One of the great benefits of mutual funds is that by holding a variety of stocks and bonds, the investor significantly reduces the risk of losing money over a given period of time. An investor who uses all or her or his money to buy a single stock stands a much greater risk of losing money than one who invests in a mutual fund that holds between 20 to 50 different stocks… This is similar to what your grandfather advised you not to hold all of your eggs in one basket “. The chances of the 50 stocks losing all of their value are much less than a single company going out of business.

Furthermore, mutual funds offer the expertise of a highly trained, sophisticated money manager and of team of researchers with much greater access to information than the gingival investor to select, monitor and sell stocks and other investment vehicles at the most profitable time. Virtually all mutual funds have some degree risk, but it should be noted that even cash investments run the risk of being devalued by inflation and foreign currency exchange fluctuations.

Liquidity that is the ability to buy or sell investments and convert your funds to cash is another advantage that mutual funds have over many investments. Most funds have their shares or units valued on a daily basis. This means that investors can have the convenience of buying or selling shares or units in a fund on any business day without having to wait or seek a specific buyer to take the units off their hands. And a decision for the mutual fund unit holder to sell or redeem units, will not affect the unit value either.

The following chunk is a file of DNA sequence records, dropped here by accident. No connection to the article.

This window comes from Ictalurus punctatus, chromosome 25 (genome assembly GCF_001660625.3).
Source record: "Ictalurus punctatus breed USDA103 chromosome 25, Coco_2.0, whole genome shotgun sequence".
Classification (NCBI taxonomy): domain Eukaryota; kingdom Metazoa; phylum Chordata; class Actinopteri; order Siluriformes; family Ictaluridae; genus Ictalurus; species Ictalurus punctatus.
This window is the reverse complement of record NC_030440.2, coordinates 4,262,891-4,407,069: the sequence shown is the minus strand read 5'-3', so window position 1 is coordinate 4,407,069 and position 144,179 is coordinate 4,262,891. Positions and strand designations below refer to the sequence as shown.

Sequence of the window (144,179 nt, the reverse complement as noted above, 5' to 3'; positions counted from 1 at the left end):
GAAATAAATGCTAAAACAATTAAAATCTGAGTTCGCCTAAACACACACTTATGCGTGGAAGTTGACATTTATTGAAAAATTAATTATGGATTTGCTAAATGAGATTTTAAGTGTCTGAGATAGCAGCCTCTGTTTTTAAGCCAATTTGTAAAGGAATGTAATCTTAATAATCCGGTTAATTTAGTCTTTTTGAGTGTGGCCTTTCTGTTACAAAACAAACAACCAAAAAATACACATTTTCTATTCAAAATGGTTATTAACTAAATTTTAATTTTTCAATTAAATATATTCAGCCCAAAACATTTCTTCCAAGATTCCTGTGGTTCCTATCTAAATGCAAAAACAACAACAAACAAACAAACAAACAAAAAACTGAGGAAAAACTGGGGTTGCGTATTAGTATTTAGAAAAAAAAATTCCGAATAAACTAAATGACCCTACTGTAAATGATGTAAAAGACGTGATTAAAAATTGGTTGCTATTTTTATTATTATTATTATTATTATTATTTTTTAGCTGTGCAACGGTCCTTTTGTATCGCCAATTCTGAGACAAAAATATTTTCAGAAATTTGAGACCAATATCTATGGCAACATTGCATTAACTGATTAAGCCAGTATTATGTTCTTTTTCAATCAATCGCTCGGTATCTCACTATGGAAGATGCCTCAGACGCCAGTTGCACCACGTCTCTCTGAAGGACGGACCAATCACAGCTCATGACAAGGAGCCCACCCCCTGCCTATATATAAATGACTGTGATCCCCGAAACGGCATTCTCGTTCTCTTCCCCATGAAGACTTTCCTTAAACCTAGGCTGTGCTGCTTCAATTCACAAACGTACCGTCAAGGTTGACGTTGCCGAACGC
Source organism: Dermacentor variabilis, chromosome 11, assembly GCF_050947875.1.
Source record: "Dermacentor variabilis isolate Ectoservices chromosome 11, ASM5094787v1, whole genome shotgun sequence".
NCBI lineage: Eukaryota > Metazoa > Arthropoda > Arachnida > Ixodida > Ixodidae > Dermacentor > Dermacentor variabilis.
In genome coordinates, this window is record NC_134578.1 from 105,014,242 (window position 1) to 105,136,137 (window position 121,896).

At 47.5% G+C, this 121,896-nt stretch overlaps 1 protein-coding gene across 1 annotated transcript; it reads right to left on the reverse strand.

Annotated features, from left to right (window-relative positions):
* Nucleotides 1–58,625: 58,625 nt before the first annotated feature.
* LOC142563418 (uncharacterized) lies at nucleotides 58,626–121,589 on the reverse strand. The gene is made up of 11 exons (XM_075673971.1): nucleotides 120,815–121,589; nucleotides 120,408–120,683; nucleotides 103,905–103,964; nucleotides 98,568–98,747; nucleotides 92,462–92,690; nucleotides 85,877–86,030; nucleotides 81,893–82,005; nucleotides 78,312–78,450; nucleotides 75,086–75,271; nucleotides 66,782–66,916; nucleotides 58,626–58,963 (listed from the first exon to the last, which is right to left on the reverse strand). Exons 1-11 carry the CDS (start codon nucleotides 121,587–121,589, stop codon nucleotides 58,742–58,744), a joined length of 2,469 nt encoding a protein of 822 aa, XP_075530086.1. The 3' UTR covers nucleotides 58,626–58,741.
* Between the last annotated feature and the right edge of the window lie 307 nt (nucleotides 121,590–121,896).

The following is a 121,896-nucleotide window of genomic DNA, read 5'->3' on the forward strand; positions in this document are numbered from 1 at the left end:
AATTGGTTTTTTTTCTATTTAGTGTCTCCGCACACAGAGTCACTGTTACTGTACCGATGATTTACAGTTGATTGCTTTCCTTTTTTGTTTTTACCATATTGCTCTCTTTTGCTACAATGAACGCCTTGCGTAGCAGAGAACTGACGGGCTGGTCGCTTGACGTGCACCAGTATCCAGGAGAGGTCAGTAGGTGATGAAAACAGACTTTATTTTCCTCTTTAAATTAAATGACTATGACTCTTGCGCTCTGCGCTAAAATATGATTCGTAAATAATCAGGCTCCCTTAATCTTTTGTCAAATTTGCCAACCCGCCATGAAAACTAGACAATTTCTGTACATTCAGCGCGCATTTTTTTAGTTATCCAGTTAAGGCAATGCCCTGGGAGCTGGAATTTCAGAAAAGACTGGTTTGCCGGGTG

The basic theory of successful investing is of course to buy low and sell high. Mutual funds take it one step further for investors who do not know, and as well do not particularly want to know what to buy and sell by employing professional management as well as volume institutional transaction sales charges to make those decisions on investors’ behalf. Better for the investor to sleep at night soundly.

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Investing in Utilities

Investing in Utilities

There was a time in our recent history that investing in utility stocks was like opening up a pass book savings account. Today, the investor needs to be more cognizant of the companies compliance with various regulations and their current stance on applying new and efficient technology. The increase in demand and a need for power plants and distribution has placed a burden on the utilities sector.

Some utility companies employ a combination of energy producing resources. Some rely on coal, hydro electrical plants and the occasional nuclear plant. Many rely on their natural gas reserves and electricity contracts with their producers to provide power to their customers. In effect the utility is a reseller of power sources.

Investing in Public Utility Companies:

Some good work horse utility companies are on the stock market. In seeking out the security of a public utility stock you may be interested in dividends. For some investors the utility is a relatively secure method of investing for the long term and part of a retirement plan.

One example of a good utility stock is American Electric Power Company. It trades on the NYSE under the stock ticker AEP. This is a public utility holding company that transmits, generates and distributes power to a variety of utility companies. Some of these utility companies are cooperatives, municipal power companies and smaller utility companies.